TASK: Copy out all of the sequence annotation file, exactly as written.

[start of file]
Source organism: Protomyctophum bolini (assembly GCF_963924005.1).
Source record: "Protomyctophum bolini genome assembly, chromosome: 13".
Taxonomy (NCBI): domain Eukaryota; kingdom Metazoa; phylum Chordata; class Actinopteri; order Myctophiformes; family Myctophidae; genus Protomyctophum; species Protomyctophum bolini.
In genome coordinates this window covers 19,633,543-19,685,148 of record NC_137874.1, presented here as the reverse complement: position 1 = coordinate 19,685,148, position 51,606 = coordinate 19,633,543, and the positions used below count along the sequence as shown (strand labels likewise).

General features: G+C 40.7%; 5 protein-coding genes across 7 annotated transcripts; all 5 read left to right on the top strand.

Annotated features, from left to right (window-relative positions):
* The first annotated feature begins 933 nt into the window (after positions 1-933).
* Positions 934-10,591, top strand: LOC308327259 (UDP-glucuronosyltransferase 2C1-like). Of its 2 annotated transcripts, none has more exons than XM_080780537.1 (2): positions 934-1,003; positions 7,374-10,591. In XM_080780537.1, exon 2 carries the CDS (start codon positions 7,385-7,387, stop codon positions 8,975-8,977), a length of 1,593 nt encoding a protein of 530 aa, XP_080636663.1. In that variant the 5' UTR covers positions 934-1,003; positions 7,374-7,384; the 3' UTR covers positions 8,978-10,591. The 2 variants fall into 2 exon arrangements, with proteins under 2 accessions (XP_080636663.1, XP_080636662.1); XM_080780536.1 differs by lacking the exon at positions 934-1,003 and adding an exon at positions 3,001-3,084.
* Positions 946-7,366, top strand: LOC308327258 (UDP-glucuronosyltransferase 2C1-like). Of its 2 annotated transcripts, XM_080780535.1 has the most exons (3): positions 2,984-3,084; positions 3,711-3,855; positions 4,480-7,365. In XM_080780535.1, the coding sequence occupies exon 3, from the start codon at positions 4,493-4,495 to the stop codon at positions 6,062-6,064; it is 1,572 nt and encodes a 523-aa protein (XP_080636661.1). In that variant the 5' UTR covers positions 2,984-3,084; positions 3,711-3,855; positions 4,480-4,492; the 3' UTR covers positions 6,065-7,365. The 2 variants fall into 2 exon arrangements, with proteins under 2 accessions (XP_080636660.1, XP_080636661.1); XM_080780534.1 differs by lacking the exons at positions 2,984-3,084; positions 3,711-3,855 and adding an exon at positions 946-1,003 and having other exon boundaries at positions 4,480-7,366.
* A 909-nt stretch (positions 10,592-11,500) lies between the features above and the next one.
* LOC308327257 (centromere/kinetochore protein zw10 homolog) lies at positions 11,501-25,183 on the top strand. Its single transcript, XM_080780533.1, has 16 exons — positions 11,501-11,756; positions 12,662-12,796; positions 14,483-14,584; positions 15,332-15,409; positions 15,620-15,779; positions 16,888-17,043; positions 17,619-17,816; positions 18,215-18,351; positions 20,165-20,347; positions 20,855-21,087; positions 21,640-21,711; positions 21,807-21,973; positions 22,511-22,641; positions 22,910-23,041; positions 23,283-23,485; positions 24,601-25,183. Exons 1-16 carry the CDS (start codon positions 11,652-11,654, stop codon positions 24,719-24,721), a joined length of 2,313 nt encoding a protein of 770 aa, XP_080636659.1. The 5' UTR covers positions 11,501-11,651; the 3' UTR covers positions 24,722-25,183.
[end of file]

Source organism: Protomyctophum bolini (assembly GCF_963924005.1).
Source record: "Protomyctophum bolini genome assembly, chromosome: 13".
Taxonomy (NCBI): domain Eukaryota; kingdom Metazoa; phylum Chordata; class Actinopteri; order Myctophiformes; family Myctophidae; genus Protomyctophum; species Protomyctophum bolini.
In genome coordinates this window covers 19,633,543-19,685,148 of record NC_137874.1, presented here as the reverse complement: position 1 = coordinate 19,685,148, position 51,606 = coordinate 19,633,543, and the positions used below count along the sequence as shown (strand labels likewise).

General features: G+C 40.7%; 5 protein-coding genes across 7 annotated transcripts; all 5 read left to right on the top strand.

Annotated features, from left to right (window-relative positions):
* The first annotated feature begins 933 nt into the window (after positions 1-933).
* Positions 934-10,591, top strand: LOC308327259 (UDP-glucuronosyltransferase 2C1-like). Of its 2 annotated transcripts, none has more exons than XM_080780537.1 (2): positions 934-1,003; positions 7,374-10,591. In XM_080780537.1, exon 2 carries the CDS (start codon positions 7,385-7,387, stop codon positions 8,975-8,977), a length of 1,593 nt encoding a protein of 530 aa, XP_080636663.1. In that variant the 5' UTR covers positions 934-1,003; positions 7,374-7,384; the 3' UTR covers positions 8,978-10,591. The 2 variants fall into 2 exon arrangements, with proteins under 2 accessions (XP_080636663.1, XP_080636662.1); XM_080780536.1 differs by lacking the exon at positions 934-1,003 and adding an exon at positions 3,001-3,084.
* Positions 946-7,366, top strand: LOC308327258 (UDP-glucuronosyltransferase 2C1-like). Of its 2 annotated transcripts, XM_080780535.1 has the most exons (3): positions 2,984-3,084; positions 3,711-3,855; positions 4,480-7,365. In XM_080780535.1, the coding sequence occupies exon 3, from the start codon at positions 4,493-4,495 to the stop codon at positions 6,062-6,064; it is 1,572 nt and encodes a 523-aa protein (XP_080636661.1). In that variant the 5' UTR covers positions 2,984-3,084; positions 3,711-3,855; positions 4,480-4,492; the 3' UTR covers positions 6,065-7,365. The 2 variants fall into 2 exon arrangements, with proteins under 2 accessions (XP_080636660.1, XP_080636661.1); XM_080780534.1 differs by lacking the exons at positions 2,984-3,084; positions 3,711-3,855 and adding an exon at positions 946-1,003 and having other exon boundaries at positions 4,480-7,366.
* A 909-nt stretch (positions 10,592-11,500) lies between the features above and the next one.
* LOC308327257 (centromere/kinetochore protein zw10 homolog) lies at positions 11,501-25,183 on the top strand. Its single transcript, XM_080780533.1, has 16 exons — positions 11,501-11,756; positions 12,662-12,796; positions 14,483-14,584; positions 15,332-15,409; positions 15,620-15,779; positions 16,888-17,043; positions 17,619-17,816; positions 18,215-18,351; positions 20,165-20,347; positions 20,855-21,087; positions 21,640-21,711; positions 21,807-21,973; positions 22,511-22,641; positions 22,910-23,041; positions 23,283-23,485; positions 24,601-25,183. Exons 1-16 carry the CDS (start codon positions 11,652-11,654, stop codon positions 24,719-24,721), a joined length of 2,313 nt encoding a protein of 770 aa, XP_080636659.1. The 5' UTR covers positions 11,501-11,651; the 3' UTR covers positions 24,722-25,183.